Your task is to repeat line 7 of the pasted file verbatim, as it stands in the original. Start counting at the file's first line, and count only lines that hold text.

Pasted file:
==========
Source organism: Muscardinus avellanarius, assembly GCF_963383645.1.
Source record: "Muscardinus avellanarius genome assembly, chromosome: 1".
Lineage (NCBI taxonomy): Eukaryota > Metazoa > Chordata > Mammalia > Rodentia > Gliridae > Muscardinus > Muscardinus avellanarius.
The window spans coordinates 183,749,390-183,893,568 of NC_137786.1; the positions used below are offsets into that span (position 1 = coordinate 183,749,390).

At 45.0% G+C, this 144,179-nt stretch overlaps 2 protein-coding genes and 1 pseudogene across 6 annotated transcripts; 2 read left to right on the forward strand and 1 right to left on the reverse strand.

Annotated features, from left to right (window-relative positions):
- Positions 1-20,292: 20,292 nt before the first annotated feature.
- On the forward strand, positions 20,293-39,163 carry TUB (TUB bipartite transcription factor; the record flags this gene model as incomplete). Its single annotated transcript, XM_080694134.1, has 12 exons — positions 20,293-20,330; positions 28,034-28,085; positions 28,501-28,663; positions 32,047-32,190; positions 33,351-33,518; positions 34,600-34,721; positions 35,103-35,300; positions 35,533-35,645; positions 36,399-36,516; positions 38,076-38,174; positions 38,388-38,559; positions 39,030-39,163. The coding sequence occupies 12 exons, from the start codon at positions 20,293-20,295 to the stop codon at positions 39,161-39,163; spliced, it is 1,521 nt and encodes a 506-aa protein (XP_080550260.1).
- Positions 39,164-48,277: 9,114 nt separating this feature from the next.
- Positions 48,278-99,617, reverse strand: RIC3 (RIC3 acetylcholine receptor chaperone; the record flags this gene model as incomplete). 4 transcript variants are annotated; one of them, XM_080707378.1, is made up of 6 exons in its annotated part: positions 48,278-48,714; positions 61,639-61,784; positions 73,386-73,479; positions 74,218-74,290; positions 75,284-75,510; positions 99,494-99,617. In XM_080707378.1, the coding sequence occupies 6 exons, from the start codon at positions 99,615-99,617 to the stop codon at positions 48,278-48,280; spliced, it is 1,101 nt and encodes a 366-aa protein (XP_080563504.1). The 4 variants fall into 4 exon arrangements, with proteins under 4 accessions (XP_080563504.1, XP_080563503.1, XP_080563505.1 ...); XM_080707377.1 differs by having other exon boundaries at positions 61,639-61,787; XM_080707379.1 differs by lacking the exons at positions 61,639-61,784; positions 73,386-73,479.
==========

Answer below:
- Positions 1-20,292: 20,292 nt before the first annotated feature.